1848 Spain

Fr. Joaquin Masmitjá, a 32 year old priest, was appointed pastor of the parish church in Olot, his home town, due to the removal of the previous priests because of their political beliefs. In August of 1844, St. Anthony Claret, a very popular missionary priest, preached a month-long mission in Olot. It was on this occasion that the two priests got to know each other and established a friendship that lasted all their lives. They found that they were two souls united in all that referred to the love and glory of God, a tender devotion to Mary and dedication to the full good of their brothers without exception. In a sense, their lives were two different expressions of the same objective: the growth of the Kingdom of God under the protection of Mary.

Three years pass by. Fr. Masmitjá was deeply concerned about the social problems in Spanish society, especially the plight of women. Due to the Industrial Revolution, large numbers of men and women were flooding the city from the rural areas. Most were uneducated and illiterate, and the work in the newly founded factories was little better than slavery. Many of the women were forced into prostitution as a means of survival. While praying before a sculpture of the Sorrowful Mother, Fr. Masmitjá conceived the idea of founding a religious congregation for the apostolate of education and prayer. The plan seemed reckless and imprudent given the anticlerical laws of the time and women’s place in society. Nonetheless, having seen the “painful and extraordinary abandonment of the poor girls in Olot”, and their need for education and spiritual formation, Fr. Masmitjá was sure that his inspiration was from the Holy Spirit and that he would be given the strength and means necessary to accomplish the work. With encouragement from Fr. Claret, Fr. Masmitjá surrendered himself and the work to God’s providence.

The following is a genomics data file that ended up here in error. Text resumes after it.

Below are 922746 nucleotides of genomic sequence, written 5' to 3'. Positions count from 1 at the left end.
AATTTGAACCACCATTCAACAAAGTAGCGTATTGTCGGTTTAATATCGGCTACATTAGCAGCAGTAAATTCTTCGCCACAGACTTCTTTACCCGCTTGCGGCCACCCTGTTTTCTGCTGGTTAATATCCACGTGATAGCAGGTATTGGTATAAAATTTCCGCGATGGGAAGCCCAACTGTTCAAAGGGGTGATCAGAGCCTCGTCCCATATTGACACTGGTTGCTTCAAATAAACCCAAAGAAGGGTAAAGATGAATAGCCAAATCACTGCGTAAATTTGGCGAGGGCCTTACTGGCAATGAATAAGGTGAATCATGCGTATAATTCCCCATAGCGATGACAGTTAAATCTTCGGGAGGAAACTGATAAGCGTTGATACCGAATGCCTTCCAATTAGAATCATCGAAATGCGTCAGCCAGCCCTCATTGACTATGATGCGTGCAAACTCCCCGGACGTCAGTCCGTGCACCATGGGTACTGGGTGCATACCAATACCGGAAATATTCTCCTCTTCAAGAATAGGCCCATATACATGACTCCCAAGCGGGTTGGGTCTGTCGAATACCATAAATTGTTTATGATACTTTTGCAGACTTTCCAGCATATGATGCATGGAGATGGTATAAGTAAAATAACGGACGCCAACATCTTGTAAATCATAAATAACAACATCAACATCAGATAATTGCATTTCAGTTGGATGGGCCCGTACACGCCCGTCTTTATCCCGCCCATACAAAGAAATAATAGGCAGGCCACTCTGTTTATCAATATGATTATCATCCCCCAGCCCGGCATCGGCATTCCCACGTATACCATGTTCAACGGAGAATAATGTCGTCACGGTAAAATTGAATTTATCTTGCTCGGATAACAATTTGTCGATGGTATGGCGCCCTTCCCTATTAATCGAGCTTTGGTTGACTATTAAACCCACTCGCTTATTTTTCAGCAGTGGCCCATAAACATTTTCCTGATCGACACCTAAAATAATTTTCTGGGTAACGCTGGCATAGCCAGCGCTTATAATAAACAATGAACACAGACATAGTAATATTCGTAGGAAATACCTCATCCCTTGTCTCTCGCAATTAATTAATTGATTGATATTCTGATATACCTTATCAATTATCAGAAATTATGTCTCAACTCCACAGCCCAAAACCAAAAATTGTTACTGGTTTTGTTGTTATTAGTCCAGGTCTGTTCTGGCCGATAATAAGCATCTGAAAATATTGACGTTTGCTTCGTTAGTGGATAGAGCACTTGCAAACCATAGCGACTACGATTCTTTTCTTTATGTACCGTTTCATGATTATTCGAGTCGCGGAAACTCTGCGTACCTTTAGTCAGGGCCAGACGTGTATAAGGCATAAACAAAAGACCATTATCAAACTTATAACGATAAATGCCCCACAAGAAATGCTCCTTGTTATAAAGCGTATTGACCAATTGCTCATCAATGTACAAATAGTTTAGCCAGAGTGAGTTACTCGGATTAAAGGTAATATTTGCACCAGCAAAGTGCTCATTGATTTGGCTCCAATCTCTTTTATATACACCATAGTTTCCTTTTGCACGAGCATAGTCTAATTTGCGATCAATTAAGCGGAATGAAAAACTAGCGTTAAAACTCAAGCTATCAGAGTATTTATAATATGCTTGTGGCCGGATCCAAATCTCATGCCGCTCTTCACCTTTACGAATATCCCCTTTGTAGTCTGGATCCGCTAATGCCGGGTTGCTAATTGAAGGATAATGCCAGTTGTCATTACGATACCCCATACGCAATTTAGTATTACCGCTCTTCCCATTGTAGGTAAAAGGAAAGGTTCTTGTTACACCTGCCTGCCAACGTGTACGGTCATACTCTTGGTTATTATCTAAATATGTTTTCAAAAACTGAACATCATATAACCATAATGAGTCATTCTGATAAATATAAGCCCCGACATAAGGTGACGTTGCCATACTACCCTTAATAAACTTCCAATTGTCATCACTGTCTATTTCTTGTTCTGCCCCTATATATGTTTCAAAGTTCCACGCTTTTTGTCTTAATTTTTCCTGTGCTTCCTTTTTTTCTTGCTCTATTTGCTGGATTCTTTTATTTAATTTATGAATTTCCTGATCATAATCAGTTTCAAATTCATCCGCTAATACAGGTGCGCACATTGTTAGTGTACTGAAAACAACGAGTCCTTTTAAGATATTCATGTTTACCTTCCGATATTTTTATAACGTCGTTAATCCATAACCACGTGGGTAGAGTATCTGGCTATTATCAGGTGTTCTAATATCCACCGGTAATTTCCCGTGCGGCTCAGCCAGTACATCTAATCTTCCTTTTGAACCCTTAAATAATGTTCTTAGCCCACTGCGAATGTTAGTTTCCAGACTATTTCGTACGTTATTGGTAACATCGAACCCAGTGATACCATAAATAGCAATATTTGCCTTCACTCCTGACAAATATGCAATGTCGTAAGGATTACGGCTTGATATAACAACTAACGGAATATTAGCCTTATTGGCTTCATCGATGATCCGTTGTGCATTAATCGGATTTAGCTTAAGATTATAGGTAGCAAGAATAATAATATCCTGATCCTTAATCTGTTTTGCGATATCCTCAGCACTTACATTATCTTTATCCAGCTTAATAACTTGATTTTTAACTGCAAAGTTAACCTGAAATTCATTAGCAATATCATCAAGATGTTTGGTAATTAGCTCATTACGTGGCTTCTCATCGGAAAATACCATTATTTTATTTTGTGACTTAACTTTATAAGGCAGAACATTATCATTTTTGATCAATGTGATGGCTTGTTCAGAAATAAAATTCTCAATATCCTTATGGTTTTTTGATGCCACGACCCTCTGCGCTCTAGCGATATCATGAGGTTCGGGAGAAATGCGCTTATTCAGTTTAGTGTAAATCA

For the beginnings of this little community, he chose seven young women from among his penitents, in honor of the seven swords that pierced Mary’s heart. When he met with them in December, 1847, he was joyous in seeing himself surrounded by his courageous and dedicated penitents; however, in explaining his plans for the new institute he wished to establish, he did not hide the difficulties that would be encountered. The women responded with determination and enthusiasm. On July 1, 1848, the Daughters of the Most Holy and Immaculate Heart of Mary officially began with a simple, intimate ceremony. Communal life started on September 17, the feast of Our Lady of Sorrows.